Chancellor James B. Milliken announced today that Archie L. Holmes Jr., Ph.D., vice provost for academic affairs at the University of Virginia, will be the next executive vice chancellor of academic affairs at The University of Texas System.
The appointment will be a homecoming for Holmes, who grew up in Texas, received his undergraduate degree in electrical engineering from UT Austin and was a faculty member in the Cockrell School of Engineering for a decade before joining the University of Virginia, one of the leading public universities in the country.
Since earning graduate degrees at the University of California at Santa Barbara, Holmes has established himself as a lauded educator, researcher and administrative leader who has led initiatives to advance students’ educational experiences and recruit a rich and diverse distinguished academic community.
Since 2007, he has served as a professor in the Department of Electrical and Computer Engineering at the University of Virginia. Prior to being named vice provost for academic affairs in 2016, he served as vice provost for educational innovation and interdisciplinary studies and associate provost. Among his many accomplishments there, he led efforts to better integrate academic advising, career advising and personal development; provide opportunities for students to enhance their education via experiential learning opportunities; and enhance diversity and equity programs, including working with the university’s schools on strategic diversity plans.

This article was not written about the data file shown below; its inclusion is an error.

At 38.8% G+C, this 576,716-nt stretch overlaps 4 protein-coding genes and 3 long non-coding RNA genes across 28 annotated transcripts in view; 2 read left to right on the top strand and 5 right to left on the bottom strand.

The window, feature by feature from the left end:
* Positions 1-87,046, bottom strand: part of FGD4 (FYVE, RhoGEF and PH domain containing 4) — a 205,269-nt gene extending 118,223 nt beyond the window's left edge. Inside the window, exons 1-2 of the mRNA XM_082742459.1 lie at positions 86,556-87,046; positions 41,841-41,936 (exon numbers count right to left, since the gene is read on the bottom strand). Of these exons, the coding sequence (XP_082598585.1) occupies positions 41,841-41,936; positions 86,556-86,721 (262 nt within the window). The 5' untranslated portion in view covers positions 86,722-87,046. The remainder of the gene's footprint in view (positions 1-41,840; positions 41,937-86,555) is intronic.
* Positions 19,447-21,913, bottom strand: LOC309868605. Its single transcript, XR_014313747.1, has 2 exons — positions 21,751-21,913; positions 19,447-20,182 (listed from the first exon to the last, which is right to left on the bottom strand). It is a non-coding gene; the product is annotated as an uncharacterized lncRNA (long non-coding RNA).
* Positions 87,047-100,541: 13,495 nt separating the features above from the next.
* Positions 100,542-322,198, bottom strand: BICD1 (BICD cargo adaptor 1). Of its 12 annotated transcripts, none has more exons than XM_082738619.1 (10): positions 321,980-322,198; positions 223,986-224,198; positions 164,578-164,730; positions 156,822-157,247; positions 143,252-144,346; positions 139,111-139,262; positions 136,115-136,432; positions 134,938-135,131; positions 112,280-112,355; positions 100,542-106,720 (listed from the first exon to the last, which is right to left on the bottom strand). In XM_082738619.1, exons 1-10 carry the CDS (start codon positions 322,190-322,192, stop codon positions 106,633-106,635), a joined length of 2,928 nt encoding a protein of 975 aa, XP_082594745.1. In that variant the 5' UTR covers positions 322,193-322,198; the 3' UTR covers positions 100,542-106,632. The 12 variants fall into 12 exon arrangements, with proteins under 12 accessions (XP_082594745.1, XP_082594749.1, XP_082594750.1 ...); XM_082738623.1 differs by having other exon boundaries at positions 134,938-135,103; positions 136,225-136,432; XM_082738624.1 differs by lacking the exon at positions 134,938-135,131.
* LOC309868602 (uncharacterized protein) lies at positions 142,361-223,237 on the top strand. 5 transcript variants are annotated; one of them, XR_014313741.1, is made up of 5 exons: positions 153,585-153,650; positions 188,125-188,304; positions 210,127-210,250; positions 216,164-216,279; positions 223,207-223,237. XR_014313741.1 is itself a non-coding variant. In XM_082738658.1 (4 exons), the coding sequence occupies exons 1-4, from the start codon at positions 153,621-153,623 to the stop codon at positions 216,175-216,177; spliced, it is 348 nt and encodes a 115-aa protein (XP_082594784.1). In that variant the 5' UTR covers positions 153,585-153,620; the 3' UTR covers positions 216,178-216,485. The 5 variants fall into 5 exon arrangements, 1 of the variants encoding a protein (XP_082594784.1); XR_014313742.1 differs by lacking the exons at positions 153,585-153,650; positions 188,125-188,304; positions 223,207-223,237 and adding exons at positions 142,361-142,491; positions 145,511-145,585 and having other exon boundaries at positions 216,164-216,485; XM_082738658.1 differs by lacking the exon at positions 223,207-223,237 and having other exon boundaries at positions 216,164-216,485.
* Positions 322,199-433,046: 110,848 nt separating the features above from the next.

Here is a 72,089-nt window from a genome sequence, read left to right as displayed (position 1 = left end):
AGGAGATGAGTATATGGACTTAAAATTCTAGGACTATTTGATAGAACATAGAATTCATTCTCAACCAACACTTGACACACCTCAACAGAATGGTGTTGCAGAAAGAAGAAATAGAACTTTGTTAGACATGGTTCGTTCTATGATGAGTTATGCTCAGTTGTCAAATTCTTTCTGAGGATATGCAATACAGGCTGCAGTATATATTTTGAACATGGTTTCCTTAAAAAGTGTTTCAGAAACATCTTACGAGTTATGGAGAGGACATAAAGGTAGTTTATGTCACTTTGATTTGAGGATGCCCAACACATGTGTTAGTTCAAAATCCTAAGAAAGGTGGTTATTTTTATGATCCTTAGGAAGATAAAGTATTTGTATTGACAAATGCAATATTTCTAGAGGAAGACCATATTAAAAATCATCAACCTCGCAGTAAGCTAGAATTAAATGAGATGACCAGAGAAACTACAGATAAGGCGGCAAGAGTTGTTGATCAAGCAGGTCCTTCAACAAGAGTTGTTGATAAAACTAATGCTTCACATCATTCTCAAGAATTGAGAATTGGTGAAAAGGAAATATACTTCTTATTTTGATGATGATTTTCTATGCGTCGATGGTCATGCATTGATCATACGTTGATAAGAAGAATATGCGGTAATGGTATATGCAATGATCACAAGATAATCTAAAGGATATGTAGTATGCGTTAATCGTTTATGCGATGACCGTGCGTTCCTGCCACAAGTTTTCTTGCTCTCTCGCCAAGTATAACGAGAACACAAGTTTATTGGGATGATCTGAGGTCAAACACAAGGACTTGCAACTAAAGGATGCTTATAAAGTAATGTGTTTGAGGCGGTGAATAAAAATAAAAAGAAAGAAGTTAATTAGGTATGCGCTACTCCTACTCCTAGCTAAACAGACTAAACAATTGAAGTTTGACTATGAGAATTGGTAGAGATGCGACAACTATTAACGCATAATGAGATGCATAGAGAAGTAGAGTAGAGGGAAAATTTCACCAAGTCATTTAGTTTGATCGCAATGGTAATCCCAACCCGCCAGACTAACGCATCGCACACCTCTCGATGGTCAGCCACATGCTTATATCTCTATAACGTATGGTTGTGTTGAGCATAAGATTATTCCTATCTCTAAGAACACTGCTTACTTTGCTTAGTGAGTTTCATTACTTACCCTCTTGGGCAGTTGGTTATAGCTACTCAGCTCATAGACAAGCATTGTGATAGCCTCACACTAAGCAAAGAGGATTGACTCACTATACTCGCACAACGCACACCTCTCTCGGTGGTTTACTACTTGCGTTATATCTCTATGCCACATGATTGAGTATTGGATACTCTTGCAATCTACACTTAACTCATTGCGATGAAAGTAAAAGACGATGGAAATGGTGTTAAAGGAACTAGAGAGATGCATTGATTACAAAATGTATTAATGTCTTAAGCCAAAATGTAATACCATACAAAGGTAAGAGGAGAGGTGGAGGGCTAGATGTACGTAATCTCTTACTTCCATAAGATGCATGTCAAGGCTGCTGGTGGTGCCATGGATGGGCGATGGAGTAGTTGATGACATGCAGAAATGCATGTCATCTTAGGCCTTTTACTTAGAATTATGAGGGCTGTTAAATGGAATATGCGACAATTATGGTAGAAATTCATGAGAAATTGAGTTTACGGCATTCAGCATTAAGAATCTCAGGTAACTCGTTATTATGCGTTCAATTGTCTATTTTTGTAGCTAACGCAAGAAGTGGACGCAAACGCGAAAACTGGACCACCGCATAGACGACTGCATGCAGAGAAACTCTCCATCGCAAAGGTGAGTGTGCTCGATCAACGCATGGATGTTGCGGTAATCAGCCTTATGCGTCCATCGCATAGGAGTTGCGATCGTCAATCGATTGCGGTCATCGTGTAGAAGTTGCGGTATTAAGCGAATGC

At both UT Austin and the University of Virginia, Holmes led or served on numerous committees and task forces related to academic advising, curriculum reform, and student and faculty recruiting.
Holmes also has received numerous awards for his teaching and advising activities. At UT Austin, he received the Texas Excellence Teaching Award in Engineering and the Gordon T. Lepley IV Endowed Memorial Teaching Award. At the University of Virginia, Holmes was an inaugural member of the University Academy of Teaching and received a Hartfield–Jefferson Scholars Teaching Prize in 2012. Holmes also received an Outstanding New Advisor Award from the National Academic Advising Association in 2005 and Trigon’s Thomas E. Hutchinson Faculty Award in 2013.
His research focuses on the development of novel optoelectronic devices, and his work has been funded by several federal agencies. He has co-authored more than 120 scientific publications and delivered more than 70 conference presentations.
Holmes will begin his new position with the UT System on Oct. 1!